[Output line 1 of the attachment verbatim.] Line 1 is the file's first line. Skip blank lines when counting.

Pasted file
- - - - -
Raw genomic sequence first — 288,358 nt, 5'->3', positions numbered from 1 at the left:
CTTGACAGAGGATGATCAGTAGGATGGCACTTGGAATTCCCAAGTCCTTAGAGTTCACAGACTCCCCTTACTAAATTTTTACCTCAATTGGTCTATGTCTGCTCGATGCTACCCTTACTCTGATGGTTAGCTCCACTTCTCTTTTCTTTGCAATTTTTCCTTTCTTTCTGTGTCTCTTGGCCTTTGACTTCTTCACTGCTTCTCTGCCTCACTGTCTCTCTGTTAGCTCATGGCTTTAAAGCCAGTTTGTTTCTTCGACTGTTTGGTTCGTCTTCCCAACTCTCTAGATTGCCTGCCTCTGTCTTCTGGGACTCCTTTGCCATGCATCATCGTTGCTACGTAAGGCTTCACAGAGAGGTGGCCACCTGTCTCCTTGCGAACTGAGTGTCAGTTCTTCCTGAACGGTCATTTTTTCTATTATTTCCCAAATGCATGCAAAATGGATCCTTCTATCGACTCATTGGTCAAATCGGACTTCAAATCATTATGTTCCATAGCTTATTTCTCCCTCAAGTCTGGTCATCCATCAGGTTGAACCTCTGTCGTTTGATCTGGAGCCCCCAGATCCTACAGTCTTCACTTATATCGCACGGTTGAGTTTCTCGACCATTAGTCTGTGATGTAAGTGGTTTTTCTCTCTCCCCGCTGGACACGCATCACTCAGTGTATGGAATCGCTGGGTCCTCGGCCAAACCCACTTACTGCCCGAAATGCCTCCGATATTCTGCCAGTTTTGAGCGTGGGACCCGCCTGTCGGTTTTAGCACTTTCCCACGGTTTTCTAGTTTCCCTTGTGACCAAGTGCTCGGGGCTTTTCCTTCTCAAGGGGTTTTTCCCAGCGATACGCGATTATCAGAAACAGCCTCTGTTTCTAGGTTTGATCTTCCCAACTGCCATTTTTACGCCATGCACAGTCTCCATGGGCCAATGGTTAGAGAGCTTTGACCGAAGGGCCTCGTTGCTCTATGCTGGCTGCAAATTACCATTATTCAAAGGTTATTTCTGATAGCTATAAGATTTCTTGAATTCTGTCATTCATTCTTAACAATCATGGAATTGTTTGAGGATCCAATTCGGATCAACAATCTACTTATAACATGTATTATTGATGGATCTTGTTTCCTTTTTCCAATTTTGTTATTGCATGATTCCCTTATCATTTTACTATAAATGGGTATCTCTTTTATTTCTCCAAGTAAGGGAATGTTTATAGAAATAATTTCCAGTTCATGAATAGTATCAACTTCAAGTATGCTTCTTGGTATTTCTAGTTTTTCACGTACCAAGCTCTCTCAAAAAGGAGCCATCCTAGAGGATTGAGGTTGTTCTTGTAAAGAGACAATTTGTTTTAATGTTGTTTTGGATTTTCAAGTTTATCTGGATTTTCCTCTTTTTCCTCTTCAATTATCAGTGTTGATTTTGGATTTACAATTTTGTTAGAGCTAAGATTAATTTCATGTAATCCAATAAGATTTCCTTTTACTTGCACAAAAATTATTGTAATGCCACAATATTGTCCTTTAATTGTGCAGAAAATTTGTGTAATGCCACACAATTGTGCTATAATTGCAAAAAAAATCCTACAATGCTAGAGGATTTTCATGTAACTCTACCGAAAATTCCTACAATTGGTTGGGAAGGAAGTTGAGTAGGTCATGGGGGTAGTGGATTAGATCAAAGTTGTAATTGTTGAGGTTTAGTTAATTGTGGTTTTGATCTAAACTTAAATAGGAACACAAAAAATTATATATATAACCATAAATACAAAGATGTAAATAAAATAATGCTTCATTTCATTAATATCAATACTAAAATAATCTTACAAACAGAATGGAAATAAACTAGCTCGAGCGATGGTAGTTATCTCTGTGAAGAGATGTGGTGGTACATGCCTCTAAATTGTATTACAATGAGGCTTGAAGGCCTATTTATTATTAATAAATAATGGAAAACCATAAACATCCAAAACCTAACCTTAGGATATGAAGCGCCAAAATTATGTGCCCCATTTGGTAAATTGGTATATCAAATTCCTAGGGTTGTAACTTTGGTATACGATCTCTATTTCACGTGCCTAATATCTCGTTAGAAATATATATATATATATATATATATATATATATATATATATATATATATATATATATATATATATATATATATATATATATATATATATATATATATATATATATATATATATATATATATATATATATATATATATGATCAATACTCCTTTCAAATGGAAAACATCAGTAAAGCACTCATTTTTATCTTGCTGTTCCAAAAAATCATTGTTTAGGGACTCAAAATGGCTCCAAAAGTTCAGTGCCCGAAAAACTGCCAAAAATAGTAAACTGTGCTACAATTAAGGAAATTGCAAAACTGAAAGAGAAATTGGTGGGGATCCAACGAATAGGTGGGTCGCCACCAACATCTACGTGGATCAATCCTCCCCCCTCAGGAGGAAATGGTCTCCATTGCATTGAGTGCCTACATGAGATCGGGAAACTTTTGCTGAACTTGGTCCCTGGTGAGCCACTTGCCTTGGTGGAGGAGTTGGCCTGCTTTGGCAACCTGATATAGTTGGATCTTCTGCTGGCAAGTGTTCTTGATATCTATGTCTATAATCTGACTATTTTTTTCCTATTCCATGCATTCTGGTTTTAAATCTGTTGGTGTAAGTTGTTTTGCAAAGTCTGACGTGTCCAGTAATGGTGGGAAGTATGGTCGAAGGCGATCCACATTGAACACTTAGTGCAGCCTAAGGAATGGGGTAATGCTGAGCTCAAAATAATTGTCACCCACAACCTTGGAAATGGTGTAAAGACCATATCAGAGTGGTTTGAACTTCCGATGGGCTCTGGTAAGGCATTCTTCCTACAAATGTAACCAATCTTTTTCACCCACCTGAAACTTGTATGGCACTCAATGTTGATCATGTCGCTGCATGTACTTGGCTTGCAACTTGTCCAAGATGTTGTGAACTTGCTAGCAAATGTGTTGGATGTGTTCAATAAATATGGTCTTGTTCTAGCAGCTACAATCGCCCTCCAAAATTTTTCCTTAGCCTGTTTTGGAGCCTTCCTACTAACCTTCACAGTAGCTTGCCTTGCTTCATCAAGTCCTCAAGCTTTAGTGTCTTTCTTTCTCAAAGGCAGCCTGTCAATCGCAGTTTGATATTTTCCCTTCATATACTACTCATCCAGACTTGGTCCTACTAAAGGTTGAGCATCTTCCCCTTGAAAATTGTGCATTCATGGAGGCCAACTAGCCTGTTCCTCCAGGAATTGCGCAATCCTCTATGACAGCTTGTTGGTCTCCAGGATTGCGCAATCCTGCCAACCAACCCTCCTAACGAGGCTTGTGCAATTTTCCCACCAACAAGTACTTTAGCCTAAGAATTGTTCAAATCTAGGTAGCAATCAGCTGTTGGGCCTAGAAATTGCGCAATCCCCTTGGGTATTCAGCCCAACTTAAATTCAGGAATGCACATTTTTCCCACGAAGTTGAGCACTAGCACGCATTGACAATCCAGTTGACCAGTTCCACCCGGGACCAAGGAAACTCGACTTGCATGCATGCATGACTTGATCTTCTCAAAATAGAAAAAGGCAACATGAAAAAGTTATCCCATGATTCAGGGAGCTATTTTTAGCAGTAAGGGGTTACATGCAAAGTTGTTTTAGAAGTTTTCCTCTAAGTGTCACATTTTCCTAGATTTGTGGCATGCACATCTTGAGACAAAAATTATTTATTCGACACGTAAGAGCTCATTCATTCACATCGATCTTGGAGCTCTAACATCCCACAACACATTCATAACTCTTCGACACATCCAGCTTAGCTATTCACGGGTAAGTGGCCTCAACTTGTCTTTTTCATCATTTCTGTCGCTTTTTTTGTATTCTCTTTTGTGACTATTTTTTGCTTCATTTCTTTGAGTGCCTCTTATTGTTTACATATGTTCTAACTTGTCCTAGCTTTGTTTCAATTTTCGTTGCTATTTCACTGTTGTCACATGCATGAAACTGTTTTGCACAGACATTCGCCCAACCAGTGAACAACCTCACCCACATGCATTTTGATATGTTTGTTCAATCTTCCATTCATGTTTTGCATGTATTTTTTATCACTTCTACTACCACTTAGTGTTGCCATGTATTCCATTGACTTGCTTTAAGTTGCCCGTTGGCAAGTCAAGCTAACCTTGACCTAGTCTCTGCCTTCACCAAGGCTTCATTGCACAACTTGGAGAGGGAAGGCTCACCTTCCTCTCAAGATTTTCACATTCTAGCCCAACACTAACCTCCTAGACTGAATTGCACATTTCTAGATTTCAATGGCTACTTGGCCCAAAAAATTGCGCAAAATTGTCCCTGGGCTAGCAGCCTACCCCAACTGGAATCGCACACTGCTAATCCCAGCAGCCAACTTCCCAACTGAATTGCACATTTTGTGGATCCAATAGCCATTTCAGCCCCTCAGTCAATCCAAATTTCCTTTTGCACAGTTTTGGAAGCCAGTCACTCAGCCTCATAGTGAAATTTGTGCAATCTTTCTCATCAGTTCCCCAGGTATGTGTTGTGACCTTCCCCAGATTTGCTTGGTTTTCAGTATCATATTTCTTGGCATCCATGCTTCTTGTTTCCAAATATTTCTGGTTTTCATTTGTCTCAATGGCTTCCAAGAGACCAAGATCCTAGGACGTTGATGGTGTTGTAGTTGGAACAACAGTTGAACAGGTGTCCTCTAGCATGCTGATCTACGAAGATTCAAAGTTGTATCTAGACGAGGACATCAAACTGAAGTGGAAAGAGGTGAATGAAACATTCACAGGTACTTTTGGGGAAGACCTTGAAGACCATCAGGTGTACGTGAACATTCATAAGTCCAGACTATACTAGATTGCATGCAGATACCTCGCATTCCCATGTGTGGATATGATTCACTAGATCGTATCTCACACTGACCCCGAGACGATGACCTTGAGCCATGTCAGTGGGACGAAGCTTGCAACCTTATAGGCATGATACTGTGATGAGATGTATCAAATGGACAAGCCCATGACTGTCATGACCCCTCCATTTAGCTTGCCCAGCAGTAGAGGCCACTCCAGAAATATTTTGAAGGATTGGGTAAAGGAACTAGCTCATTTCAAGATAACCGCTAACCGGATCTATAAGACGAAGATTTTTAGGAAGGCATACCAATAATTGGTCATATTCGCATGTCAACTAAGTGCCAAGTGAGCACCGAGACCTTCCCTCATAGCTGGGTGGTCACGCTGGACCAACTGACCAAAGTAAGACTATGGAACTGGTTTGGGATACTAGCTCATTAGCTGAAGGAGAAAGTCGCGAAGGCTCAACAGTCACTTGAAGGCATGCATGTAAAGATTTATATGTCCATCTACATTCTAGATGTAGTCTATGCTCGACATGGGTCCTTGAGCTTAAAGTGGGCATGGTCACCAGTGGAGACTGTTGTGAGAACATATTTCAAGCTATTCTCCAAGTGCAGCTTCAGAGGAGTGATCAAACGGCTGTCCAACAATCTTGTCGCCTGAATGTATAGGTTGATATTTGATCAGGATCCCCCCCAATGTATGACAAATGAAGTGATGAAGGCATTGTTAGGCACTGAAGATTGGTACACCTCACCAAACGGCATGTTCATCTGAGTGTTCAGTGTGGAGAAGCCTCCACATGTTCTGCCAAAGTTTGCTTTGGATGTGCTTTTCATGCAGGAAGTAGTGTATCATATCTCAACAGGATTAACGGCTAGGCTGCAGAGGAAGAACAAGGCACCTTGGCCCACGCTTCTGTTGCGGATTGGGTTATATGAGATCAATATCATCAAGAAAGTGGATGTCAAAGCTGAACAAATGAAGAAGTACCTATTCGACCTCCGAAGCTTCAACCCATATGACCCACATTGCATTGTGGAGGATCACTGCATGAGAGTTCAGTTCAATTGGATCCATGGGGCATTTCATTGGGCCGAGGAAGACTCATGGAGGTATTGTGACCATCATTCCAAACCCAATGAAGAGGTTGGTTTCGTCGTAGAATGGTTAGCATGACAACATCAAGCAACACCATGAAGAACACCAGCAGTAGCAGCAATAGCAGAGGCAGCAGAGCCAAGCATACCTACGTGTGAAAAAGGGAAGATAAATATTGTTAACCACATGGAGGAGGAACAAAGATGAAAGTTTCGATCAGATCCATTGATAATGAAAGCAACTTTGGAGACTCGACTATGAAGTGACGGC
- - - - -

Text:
Raw genomic sequence first — 288,358 nt, 5'->3', positions numbered from 1 at the left: